Road trip: If this old Indiana courthouse could talk

Los Angeles Times Staff Writer

I stumbled across a little Hollywood history recently in one of those great old county courthouses that are as common as corn in the Midwest. This one is in Crown Point, Ind., an underpromoted and lively little town of 23,000 on a well-traveled stretch of I-65 between Chicago and Indianapolis.

Silent film star Rudolph Valentino got hitched for a second here (I’ll explain later) in the old Lake County Courthouse, where the marriage license hangs today in a cafe and ice cream parlor named in his honor.

The license, from March 1923, hangs by the register and has Rudy’s name and that of his bride, Natacha Rambova. It dates back to the time when Crown Point allowed quick marriages the way that Las Vegas does today. The framed license is a few steps from a neon sign that says “Actors pay in advance.”

It was just another quirky footnote to the heartthrob’s life. A year earlier, for example, he and Rambova had also wed in Mexico, according to one fan website, which said U.S. authorities later jailed him on charges of bigamy, since he had not been divorced a full year, as required by California law.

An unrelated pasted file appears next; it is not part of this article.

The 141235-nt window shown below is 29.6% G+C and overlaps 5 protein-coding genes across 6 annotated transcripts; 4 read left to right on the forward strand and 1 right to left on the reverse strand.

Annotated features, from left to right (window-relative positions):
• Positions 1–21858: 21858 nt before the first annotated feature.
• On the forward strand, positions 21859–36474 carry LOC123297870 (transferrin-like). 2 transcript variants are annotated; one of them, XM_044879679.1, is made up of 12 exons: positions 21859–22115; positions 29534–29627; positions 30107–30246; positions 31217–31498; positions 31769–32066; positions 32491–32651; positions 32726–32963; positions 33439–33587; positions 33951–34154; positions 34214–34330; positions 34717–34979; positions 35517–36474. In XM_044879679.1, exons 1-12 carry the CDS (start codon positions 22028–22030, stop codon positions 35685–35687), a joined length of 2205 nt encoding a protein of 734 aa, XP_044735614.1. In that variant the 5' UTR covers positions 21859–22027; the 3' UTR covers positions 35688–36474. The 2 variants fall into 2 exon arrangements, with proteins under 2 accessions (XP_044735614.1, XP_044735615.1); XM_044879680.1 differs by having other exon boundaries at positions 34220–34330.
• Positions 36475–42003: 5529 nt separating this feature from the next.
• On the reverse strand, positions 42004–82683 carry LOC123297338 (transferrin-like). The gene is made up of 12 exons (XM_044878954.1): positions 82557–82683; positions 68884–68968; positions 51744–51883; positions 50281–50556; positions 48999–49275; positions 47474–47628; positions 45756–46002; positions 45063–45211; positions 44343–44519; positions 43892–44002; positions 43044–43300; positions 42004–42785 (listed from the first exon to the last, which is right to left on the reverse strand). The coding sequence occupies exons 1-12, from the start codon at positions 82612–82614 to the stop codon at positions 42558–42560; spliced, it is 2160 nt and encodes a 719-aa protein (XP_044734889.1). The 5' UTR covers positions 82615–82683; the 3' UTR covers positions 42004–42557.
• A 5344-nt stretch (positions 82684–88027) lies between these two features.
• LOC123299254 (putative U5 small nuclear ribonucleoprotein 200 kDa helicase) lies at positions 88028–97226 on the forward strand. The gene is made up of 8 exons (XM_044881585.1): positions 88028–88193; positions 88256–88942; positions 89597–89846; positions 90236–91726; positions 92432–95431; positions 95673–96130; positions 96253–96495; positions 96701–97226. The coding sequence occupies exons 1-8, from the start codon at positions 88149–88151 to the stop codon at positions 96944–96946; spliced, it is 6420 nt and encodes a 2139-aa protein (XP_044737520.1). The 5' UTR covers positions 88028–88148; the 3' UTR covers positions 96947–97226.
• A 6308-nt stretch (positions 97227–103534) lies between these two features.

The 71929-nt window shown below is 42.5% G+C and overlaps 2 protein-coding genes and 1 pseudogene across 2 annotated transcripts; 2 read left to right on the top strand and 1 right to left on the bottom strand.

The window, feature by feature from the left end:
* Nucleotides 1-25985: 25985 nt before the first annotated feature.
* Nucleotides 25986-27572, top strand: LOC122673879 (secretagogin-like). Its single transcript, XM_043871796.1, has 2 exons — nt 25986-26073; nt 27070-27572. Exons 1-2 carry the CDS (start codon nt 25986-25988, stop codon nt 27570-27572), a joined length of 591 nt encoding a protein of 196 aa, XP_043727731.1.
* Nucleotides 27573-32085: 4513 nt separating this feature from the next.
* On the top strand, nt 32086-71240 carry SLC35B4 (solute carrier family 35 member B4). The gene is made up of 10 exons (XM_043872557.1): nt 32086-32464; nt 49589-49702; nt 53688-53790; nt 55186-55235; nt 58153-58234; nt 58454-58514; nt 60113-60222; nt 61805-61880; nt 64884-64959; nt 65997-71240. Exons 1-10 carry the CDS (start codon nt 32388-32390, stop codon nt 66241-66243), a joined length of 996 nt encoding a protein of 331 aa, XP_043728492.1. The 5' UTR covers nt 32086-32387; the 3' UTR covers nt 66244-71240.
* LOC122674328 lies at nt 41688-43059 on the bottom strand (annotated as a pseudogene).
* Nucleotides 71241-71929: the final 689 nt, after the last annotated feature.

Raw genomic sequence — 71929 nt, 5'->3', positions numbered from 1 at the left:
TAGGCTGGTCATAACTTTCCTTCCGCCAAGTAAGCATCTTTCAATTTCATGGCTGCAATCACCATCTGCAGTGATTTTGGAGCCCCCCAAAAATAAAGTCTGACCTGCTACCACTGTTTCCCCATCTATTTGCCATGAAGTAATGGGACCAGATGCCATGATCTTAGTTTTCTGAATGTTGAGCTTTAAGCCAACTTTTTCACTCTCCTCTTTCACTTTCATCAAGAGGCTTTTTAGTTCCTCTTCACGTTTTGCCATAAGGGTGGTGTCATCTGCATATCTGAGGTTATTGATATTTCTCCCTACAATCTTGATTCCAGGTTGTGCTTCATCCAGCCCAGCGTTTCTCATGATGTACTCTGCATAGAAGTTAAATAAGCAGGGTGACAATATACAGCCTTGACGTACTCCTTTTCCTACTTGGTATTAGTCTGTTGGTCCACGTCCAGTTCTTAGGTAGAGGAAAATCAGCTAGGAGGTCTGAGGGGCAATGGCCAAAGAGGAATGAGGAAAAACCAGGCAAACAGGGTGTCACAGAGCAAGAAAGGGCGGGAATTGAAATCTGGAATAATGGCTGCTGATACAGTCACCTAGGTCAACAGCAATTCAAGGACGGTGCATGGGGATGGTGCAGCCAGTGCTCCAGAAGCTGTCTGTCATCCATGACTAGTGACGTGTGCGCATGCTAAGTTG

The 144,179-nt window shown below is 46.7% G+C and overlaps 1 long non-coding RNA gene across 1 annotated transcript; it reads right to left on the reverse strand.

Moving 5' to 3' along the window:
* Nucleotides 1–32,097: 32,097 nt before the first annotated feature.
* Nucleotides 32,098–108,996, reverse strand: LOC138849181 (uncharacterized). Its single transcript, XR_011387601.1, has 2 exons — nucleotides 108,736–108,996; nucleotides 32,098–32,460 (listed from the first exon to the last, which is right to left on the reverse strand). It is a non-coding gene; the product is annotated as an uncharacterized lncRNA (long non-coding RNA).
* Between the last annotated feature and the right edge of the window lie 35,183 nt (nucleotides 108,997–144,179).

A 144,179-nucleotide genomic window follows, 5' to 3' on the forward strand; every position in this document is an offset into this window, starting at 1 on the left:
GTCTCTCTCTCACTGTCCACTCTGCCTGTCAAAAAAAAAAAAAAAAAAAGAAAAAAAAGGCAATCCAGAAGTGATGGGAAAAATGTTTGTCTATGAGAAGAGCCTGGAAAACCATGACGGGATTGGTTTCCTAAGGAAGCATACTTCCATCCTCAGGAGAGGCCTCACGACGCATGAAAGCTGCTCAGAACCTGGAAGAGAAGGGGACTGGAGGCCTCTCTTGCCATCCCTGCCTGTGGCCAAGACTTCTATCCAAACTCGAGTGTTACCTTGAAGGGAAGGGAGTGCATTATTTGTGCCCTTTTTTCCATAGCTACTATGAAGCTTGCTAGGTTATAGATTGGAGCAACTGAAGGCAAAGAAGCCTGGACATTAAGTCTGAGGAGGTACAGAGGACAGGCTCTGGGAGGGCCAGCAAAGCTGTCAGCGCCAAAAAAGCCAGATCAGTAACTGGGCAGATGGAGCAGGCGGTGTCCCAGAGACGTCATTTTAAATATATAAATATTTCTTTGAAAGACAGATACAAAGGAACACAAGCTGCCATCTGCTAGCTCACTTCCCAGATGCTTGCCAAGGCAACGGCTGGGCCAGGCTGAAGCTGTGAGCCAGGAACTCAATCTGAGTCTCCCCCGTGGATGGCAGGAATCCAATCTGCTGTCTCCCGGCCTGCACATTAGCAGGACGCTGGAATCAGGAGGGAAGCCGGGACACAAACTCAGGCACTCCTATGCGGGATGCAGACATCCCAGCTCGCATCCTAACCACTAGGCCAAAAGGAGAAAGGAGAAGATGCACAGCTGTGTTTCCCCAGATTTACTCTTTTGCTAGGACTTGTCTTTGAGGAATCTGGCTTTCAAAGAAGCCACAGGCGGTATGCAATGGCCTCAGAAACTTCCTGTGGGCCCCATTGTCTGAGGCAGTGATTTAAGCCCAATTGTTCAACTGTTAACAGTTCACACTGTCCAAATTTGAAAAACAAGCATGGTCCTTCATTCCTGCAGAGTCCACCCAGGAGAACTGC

In any case, the enormous, red-brick courthouse is worth a pit stop as you travel south from Chicago. Dedicated in 1880, the Romanesque building is home to more than a dozen little shops offering antiques, clocks, stained glass and all sorts of country artifacts. It is the centerpiece of a traditional and relatively vibrant Midwestern town square edged with cafes and more shops.

In 1973, the old building was placed on the National Register of Historic Places. A museum in the courthouse details the area’s rich history. Some may recall Crown Point as the place where John Dillinger escaped jail in 1934 using a gun carved out of wood.

By the way, in my estimation, Indiana ice cream is the best in the land. Stop by Valentino’s for a scoop and judge for yourself ($2.50 ).

Info: Lake County Historical Museum, (219) 662-3975.